All right. Got to make that clear. Notice is jurisdictional in my view. We don't have a hearing if you object to notice. Does anyone else in the room object to this hearing based upon a failure of notice?
No one does. . . .
We agree with the Town and conclude from this record that Swoboda clearly waived any objections to the proceeding based on inadequate notice.
Swoboda additionally argues in passing that he was deprived of an opportunity to be heard at the August 1997 hearing. We find this argument to be without merit. The Hearing Examiner had Swoboda present his testimony first, followed by argument from his counsel, questioning by the
628 SWOBODA v. TOWN OF LA CONNER Sept. 1999
97 Wn. App. 613
Hearing Examiner, and testimony by people in support of Swoboda's applications.«9»
Following the Town's presentation of its case,«10» the Hearing Examiner asked Swoboda to present a closing statement, which he did. Although the Hearing Examiner made a few comments indicating that he was mindful of the time, nothing in the record supports Swoboda's contention that he was denied an opportunity to be heard.«11»
E. Appearance of Fairness Doctrine
 Swoboda also challenges the Planning Commission hearings and the Hearing Examiner hearing as violating the common law appearance of fairness doctrine. He appears to primarily argue that the Commissioners and the Hearing Examiner were biased against him because they necessarily accorded too much weight to testimony that was unfavorable to him, while not according enough weight to testimony that was favorable to him.
While the Planning Commission and Hearing Examiner ultimately did not find in his favor, Swoboda has not shown evidence of any actual or potential bias to support his claim. Without such a showing, an appearance of fairness claim cannot succeed and is without merit.«12» Organization to Preserve Agric. Lands v. Adams County, 128 Wn.2d 869,
«9» In fact, the record indicates that Swoboda's opening testimony and argument by counsel took nearly an hour and a half.
«10» We note that Swoboda's attorney also questioned or cross-examined the people who testified in support of the Town.
«11» For example, the Hearing Examiner stated:
I don't want to be harsh or unfriendly, but it's 9:30 . . . . and that's a long ways from 6:30 and I'm thinking, um, I don't want to shortchange the applicant in his right to be heard and to present everything in full and I'm willing to take a closing statement, if you wish.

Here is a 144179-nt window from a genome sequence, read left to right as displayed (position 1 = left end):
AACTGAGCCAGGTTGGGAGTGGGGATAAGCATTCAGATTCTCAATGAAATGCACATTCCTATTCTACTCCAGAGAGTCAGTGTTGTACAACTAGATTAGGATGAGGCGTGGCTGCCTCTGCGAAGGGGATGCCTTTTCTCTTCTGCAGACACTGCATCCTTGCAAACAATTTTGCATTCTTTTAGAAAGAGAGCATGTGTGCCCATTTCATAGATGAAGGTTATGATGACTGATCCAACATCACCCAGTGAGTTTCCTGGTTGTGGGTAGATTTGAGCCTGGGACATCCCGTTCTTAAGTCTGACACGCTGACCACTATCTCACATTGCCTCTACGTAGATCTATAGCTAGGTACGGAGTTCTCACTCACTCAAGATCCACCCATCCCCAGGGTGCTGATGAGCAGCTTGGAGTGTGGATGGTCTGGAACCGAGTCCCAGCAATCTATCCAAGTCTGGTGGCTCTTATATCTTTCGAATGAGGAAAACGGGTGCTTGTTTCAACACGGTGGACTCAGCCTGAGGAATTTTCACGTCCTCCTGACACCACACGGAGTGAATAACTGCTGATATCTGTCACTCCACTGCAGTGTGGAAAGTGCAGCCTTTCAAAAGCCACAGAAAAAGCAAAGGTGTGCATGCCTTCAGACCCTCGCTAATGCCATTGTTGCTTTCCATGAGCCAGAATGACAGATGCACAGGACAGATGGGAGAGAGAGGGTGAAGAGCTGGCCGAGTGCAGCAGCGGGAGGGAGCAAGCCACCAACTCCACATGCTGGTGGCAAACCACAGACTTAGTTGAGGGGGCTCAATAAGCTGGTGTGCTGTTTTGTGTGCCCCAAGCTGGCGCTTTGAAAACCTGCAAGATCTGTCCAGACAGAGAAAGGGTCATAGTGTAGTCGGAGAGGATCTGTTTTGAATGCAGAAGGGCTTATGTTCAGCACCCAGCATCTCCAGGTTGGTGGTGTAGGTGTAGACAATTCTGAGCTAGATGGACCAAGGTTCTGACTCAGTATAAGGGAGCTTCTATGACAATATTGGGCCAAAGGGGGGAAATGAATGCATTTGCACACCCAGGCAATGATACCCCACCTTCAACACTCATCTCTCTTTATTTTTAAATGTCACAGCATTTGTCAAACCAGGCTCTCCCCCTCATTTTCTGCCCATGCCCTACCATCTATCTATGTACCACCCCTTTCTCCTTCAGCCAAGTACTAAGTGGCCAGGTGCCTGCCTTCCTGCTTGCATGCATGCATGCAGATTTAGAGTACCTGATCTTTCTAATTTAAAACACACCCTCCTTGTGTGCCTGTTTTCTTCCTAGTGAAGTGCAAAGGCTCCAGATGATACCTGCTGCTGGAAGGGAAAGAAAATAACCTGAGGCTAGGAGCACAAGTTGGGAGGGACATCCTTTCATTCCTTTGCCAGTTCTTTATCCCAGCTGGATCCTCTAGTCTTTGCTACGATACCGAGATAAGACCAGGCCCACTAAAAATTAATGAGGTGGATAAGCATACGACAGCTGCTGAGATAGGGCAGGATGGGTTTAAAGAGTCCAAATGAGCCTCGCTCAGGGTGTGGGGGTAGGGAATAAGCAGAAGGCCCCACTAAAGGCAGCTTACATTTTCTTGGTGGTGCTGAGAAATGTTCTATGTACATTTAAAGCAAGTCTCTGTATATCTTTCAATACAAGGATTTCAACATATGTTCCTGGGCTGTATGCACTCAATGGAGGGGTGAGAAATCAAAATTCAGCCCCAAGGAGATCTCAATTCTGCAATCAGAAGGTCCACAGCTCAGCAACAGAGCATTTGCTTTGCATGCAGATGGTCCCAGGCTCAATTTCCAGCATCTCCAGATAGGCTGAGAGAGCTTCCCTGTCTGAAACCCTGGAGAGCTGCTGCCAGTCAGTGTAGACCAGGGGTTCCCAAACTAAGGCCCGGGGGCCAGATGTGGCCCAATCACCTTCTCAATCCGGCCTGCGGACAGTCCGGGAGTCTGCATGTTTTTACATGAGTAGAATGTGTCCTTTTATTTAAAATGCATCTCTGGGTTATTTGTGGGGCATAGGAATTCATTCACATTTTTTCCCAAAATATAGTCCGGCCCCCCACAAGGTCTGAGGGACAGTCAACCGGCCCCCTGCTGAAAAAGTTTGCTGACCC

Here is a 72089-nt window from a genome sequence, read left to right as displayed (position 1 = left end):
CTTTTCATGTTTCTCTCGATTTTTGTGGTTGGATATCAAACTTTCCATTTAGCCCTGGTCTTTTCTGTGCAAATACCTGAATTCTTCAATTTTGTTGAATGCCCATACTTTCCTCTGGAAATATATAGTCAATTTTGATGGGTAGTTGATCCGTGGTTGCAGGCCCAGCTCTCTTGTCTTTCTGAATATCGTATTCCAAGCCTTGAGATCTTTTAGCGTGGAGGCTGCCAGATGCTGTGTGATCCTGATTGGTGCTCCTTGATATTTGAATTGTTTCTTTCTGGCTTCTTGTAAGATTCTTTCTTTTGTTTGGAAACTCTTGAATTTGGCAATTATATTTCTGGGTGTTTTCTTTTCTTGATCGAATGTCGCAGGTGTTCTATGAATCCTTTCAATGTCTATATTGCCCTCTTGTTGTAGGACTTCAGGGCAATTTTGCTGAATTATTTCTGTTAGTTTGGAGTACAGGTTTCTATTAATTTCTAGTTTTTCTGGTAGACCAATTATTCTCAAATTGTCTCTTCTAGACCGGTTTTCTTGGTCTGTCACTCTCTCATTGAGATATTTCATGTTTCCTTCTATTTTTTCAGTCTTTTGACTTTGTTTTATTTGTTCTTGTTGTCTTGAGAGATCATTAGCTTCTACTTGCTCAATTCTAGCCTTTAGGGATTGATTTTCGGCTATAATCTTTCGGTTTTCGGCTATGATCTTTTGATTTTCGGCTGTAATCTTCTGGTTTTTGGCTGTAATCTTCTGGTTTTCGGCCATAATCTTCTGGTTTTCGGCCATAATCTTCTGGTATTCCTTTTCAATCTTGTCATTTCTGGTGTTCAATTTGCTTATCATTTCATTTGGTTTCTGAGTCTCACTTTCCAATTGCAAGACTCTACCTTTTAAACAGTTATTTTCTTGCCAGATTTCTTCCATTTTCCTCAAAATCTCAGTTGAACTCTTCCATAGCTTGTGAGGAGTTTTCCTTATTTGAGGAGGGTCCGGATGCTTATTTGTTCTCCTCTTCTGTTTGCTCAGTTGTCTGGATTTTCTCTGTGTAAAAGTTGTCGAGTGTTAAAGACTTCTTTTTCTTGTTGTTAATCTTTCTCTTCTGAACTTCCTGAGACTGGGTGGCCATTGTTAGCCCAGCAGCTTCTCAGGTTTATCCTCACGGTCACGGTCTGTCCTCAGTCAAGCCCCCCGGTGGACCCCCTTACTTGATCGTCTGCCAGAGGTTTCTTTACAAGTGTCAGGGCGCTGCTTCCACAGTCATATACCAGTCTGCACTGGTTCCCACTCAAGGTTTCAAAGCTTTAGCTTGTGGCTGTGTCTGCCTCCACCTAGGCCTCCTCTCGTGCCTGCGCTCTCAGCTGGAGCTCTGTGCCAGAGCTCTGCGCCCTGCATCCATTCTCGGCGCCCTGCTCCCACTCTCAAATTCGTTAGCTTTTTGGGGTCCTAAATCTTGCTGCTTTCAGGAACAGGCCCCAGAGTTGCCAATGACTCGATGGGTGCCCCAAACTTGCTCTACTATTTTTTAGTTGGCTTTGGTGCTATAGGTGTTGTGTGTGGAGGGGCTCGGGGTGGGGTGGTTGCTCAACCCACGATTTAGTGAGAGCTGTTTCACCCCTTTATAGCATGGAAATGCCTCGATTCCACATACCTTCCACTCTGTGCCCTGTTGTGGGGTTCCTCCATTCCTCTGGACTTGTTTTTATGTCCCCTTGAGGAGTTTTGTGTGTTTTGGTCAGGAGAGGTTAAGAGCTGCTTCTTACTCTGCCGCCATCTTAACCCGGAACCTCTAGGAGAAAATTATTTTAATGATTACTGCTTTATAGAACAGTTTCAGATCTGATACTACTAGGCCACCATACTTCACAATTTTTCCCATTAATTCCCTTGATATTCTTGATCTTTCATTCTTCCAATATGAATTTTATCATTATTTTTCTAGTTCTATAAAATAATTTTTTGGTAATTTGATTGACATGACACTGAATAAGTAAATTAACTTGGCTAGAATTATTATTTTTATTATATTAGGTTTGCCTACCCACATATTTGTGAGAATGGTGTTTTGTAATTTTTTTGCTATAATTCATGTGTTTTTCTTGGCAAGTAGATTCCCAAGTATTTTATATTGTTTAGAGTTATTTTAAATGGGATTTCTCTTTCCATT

In addition, the record shows that throughout the evening, the Hearing Examiner reminded other witnesses, including the Town's witnesses, of the time.
«12» Swoboda also argues that the Planning Commission and Hearing Examiner were biased against him because they provided him inadequate notice of the hearings and denied him an opportunity to be heard. But as shown in Part D above, we find otherwise.
Sept. 1999 SWOBODA v. TOWN OF LA CONNER 629
97 Wn. App. 613
890, 913 P.2d 793 (1996); State v. Post, 118 Wn.2d 596, 619, 826 P.2d 172, 837 P.2d 599 (1992).
F. Hearing Examiner's Findings & Conclusions
Finally, Swoboda generally argues that his proposal meets all of the requirements of the La Conner Municipal Code and thus should have been approved. To that end, he challenges the findings and conclusions of the Hearing Examiner. A reviewing court may grant relief under LUPA if the land use decision is an erroneous interpretation of the law, or if the land use decision is not supported by evidence that is substantial when viewed in light of the whole record before the court, or if the land use decision is a clearly erroneous application of the law to the facts. RCW 36.70C.130(1)(b)-(d).
1. Relocation of Existing Structures (Finding of Fact #5)
Swoboda challenges the Hearing Examiner's finding that he had not yet proposed a site for the relocation of the two existing structures on his property. But nothing in the record shows the actual identification of any relocation sites. The citation provided by Swoboda shows that during the June 1997 hearing, the consultant planner for the Planning Commission stated:
[Swoboda] has proposed to move the house rather than destroy it. I understand he has some possibilities lined up as to where to put it, but he's not following through on it until he gets some preliminary decision out of this Board. Now he has agreed to there being a condition in this. You'll notice there's a condition in here that prior to any construction or anything like that, there has to be a plan submitted for the relocation of the house and it has to be approved by the City and [Swoboda's] agreed to such a condition on the project.